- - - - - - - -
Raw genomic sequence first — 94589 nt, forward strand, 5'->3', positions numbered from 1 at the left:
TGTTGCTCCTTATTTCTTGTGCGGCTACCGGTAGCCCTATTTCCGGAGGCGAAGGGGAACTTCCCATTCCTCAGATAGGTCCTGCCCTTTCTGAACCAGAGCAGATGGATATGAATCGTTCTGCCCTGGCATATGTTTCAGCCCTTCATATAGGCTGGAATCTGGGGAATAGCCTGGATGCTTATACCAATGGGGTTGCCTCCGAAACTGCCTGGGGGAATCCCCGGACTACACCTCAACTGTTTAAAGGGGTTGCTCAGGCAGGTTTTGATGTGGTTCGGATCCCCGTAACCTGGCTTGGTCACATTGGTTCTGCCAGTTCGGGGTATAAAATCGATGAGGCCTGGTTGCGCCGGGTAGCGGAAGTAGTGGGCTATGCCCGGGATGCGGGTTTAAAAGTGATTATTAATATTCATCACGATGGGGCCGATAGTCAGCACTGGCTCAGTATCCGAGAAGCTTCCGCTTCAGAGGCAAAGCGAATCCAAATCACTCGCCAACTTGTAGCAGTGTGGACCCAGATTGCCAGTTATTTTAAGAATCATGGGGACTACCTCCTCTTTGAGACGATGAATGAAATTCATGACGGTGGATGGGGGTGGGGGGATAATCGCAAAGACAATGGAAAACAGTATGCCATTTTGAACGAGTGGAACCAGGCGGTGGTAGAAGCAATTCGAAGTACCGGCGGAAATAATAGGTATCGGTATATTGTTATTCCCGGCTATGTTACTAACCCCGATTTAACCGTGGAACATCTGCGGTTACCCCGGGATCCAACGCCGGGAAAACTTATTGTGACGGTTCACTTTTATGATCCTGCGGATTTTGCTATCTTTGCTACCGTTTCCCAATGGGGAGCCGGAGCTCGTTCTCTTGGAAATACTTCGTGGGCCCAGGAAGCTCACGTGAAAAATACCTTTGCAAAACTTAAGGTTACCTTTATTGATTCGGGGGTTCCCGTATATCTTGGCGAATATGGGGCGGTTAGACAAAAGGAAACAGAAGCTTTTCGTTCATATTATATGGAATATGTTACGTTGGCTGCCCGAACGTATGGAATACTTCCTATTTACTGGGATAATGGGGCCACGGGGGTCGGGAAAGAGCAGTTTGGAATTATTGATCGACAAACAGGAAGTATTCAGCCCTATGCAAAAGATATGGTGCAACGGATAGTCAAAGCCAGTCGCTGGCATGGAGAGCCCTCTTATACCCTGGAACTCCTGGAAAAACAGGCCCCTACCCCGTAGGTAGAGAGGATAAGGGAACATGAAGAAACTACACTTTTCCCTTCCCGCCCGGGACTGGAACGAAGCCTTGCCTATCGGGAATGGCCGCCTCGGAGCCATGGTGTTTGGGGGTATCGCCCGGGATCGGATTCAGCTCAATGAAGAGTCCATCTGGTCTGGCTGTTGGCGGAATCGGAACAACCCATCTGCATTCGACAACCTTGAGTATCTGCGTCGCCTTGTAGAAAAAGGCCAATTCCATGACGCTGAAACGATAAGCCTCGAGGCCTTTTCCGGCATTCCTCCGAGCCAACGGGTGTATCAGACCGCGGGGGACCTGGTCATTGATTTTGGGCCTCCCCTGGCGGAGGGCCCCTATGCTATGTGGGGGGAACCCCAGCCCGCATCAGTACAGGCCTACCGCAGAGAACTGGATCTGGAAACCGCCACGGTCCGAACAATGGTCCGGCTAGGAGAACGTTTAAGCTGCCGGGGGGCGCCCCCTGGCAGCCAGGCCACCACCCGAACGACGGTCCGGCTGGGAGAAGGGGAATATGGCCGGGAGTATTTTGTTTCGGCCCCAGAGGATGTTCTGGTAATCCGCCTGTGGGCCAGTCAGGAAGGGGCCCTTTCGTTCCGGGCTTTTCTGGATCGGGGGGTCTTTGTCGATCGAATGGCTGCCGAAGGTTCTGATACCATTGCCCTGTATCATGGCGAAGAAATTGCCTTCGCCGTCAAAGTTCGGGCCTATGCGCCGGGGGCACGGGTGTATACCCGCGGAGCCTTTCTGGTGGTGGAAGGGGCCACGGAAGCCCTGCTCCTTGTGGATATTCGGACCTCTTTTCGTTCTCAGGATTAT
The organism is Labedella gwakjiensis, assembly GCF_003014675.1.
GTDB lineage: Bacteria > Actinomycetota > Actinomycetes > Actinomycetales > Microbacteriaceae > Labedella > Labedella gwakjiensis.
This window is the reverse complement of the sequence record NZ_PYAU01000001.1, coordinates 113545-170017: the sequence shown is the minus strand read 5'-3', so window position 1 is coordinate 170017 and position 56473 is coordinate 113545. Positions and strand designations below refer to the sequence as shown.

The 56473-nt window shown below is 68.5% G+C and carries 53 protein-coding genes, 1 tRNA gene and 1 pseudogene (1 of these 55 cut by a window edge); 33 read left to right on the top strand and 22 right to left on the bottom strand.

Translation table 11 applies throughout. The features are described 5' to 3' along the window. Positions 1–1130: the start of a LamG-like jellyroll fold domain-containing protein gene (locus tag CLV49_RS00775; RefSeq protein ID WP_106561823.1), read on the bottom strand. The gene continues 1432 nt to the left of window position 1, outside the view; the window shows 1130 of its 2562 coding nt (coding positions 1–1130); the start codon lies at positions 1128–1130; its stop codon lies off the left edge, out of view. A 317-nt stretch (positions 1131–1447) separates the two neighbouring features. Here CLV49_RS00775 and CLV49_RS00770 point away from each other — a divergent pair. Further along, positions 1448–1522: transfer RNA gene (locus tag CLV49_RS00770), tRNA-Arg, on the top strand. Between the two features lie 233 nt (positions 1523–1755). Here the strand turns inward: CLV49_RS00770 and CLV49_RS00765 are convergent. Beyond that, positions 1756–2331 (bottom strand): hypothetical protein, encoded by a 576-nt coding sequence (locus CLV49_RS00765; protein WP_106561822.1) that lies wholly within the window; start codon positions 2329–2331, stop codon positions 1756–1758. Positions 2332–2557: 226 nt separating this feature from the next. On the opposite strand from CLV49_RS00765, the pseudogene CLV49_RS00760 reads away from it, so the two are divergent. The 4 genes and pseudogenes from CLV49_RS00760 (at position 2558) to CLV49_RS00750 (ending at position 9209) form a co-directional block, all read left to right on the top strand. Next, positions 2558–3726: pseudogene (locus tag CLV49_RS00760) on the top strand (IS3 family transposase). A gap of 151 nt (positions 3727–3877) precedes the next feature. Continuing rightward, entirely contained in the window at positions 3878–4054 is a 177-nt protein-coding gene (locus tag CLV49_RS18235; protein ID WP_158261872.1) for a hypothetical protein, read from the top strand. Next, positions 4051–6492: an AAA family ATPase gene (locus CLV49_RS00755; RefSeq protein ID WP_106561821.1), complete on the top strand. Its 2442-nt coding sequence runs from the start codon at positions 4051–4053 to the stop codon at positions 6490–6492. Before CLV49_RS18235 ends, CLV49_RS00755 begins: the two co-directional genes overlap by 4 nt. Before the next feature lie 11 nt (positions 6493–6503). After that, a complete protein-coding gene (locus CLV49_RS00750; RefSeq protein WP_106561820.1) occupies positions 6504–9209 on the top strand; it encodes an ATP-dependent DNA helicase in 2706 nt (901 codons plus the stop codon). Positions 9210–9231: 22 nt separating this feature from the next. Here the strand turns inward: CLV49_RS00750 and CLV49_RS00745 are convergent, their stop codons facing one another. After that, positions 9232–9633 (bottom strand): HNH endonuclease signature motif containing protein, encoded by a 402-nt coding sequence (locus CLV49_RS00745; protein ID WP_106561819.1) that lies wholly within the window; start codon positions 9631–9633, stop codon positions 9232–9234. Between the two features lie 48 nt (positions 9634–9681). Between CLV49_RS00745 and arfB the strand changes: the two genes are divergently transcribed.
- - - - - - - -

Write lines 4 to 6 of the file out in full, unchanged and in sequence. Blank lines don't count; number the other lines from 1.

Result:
GTDB lineage: Bacteria > Actinomycetota > Actinomycetes > Actinomycetales > Microbacteriaceae > Labedella > Labedella gwakjiensis.
This window is the reverse complement of the sequence record NZ_PYAU01000001.1, coordinates 113545-170017: the sequence shown is the minus strand read 5'-3', so window position 1 is coordinate 170017 and position 56473 is coordinate 113545. Positions and strand designations below refer to the sequence as shown.

The 56473-nt window shown below is 68.5% G+C and carries 53 protein-coding genes, 1 tRNA gene and 1 pseudogene (1 of these 55 cut by a window edge); 33 read left to right on the top strand and 22 right to left on the bottom strand.